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Hip bag (for sling stones)

Hip bag (for sling stones)

Place: New Caledonia
Category: War

plant fibre, New Caledonia, l. 50 cm (straps), w. 28.5 cm, h. 14 cm, Inv. Oz 705

Forster Register A. 19: ‘A bag full of stones [from Mallicolò]’

The basic material of the bag consists of threads about 1 mm thick, twisted from very fine fibres. These threads are knotted together in very tight rows, so that on first glance, they appear to be woven or plaited. The carrier straps tied to the ends of the long sides of the bag are similar to nets knitted in a regular and wider mesh, made of the same threads as the bag itself. The bag could be fastened round a man’s waist with these straps. This enabled the carrier to keep his hands free, while enabling the objects contained in the bag to be easily reached. This makes plausible the exclusive function of the bag as being to transport sling stones, this apparently the only use observed by the participants of the Cook expedition.

There is no doubt that the bag belongs to the Forster Collection, because of the typical ‘F.’ label on one side. In the Register of this collection, the bag has been listed as follows: under the section headed ‘A. Weapons’ is written ‘18) a sling 19) a bag full of stones from Mallicolò’.

It is questionable however, whether or not the regional origin ‘Mallicolò’ (meaning Malekula in the New Hebrides) is correct. As with the description of the sling stones and the sling from New Caledonia, it is best here to refer to Speiser (1923: 232) and Sarasin (1929: 201). Both authors, although referring to each other’s work, and with their respective fieldwork conducted almost a century and a half after Cook’s expedition, confirmed that the occurrence of such bags (as well as of the specially-made sling stones transported in them) is limited to the region of New Caledonia. This is in accordance with Humphrey’s statement in his catalogue concerning specially-made sling stones, which according to him originated in New Caledonia. Furthermore, such sling stones and the bags used exclusively for them are also described in G. Forster’s report (1983: 828f.), solely for New Caledonia. It is therefore quite probable that the given regional origin ‘Mallicollò’ was based on an error, and that it is more accurate to assume New Caledonia as being the bag’s place of origin.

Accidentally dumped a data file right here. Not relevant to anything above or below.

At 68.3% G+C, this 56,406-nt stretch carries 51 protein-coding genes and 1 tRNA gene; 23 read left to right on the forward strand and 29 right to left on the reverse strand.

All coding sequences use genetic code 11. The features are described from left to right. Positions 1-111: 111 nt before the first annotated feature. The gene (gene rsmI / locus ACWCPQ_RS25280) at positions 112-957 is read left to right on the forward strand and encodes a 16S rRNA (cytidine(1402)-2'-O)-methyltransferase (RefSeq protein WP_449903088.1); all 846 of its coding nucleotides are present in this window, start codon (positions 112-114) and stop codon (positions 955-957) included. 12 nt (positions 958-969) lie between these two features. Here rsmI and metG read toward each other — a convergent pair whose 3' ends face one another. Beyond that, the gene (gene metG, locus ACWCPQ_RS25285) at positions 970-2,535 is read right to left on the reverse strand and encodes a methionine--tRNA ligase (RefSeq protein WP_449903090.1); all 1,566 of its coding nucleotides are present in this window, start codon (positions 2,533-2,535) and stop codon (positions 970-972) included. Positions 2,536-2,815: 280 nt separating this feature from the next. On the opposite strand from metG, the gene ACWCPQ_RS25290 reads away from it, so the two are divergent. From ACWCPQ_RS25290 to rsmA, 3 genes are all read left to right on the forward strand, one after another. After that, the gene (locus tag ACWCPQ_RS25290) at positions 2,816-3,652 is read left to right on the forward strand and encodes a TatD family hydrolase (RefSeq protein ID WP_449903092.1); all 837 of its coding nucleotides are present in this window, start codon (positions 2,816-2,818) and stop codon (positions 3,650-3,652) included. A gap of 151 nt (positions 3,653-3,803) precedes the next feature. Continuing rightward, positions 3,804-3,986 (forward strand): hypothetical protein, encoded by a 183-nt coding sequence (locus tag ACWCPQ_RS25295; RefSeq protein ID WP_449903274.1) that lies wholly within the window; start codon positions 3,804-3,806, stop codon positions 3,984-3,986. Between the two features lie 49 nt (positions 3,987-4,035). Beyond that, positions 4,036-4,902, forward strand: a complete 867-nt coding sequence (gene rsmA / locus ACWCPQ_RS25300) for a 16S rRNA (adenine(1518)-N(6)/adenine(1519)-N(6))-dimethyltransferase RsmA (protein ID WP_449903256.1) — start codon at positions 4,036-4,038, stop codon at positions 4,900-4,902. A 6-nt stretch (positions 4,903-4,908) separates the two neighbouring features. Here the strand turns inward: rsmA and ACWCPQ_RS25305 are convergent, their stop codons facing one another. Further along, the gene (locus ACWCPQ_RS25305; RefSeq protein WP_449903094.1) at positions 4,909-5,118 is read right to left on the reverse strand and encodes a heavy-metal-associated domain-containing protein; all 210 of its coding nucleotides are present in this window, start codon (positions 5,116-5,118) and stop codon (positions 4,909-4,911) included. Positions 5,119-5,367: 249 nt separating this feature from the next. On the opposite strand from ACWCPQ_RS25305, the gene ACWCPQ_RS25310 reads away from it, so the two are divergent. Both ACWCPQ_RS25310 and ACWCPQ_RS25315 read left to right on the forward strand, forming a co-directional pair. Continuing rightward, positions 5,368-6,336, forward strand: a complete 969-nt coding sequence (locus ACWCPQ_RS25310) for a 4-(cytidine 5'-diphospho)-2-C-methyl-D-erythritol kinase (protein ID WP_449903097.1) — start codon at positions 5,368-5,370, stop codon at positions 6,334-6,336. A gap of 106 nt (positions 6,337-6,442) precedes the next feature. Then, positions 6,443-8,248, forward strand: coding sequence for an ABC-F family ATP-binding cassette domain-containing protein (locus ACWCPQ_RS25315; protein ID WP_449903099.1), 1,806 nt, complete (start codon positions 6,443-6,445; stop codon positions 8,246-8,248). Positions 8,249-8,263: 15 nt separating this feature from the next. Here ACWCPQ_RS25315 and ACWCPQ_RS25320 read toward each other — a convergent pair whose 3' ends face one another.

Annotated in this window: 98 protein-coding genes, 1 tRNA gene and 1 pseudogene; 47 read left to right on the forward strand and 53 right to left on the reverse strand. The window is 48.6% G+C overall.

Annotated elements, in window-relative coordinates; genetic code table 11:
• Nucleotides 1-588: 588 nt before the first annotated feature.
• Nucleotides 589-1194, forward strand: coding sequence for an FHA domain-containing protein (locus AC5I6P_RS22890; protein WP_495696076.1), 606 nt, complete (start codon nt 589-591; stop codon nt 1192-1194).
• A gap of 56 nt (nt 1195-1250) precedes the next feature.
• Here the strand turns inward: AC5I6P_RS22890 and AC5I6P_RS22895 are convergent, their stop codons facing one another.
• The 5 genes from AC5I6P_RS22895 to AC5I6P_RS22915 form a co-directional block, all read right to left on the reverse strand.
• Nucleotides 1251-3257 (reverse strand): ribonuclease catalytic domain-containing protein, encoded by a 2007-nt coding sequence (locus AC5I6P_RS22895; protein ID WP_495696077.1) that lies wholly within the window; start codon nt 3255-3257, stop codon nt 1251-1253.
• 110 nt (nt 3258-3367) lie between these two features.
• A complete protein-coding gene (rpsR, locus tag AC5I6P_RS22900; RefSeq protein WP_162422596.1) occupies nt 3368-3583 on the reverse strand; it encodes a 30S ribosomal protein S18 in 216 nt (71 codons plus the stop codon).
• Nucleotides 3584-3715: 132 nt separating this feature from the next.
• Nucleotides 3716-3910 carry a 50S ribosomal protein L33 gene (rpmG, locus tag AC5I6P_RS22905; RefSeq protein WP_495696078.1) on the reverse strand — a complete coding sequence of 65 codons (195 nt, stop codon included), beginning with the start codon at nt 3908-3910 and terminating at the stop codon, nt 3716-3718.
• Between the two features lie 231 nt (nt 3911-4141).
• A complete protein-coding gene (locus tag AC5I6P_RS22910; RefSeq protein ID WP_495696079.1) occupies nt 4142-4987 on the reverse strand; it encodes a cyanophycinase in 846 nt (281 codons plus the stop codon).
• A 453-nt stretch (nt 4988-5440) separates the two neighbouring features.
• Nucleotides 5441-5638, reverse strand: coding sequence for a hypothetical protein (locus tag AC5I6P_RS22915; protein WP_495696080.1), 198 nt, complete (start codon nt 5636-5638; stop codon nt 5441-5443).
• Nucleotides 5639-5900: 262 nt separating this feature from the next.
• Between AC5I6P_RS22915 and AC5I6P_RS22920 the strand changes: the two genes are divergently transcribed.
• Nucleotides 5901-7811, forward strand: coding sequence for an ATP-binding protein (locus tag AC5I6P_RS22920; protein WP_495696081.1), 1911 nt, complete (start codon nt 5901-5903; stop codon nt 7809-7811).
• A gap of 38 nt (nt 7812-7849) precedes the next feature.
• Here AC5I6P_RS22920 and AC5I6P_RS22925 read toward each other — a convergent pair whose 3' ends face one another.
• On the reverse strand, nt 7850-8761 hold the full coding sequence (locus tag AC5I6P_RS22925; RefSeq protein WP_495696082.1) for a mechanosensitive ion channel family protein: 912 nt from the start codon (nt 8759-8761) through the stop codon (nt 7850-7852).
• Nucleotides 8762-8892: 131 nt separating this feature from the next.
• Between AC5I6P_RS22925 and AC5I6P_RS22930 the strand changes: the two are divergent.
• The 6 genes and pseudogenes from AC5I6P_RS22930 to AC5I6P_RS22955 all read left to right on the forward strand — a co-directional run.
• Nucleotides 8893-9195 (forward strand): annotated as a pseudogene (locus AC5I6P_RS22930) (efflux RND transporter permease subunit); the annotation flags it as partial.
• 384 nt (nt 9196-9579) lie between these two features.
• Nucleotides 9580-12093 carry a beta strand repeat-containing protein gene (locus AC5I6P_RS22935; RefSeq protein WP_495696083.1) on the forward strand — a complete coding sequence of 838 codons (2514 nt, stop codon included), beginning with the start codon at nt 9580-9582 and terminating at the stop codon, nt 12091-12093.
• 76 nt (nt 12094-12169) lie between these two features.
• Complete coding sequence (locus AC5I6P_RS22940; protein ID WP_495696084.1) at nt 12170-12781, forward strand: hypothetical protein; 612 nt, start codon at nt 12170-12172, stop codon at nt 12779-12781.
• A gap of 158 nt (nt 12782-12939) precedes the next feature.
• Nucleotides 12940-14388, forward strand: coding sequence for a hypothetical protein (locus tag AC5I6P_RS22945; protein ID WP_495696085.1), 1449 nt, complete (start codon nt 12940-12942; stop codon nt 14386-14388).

A very similar bag from Cook’s voyage is located in Sydney (Kaeppler 1978a: 244).Volker Harms

Sources

Forster, Georg, Reise um die Welt, [1778/1780], hrsg. v. Gerhard Steiner, Taschenbuchausgabe, Frankfurt a. M, 1983.

Kaeppler, Adrienne L, ‘Artificial Curiosities’ Being An Exposition of Native Manufactures Collected on the Three Pacific Voyages of Captain James Cook RN [Exhibition catalogue], Bishop Museum Press, Honolulu, 1978a.

Sarasin, Fritz, Ethnologie der Neu-Caledonier und Loyalty-Insulaner, Munich, 1929.

Speiser, Felix, Ethnographische Materialien aus den Neuen Hebriden und den Banks-Inseln, Berlin, 1923.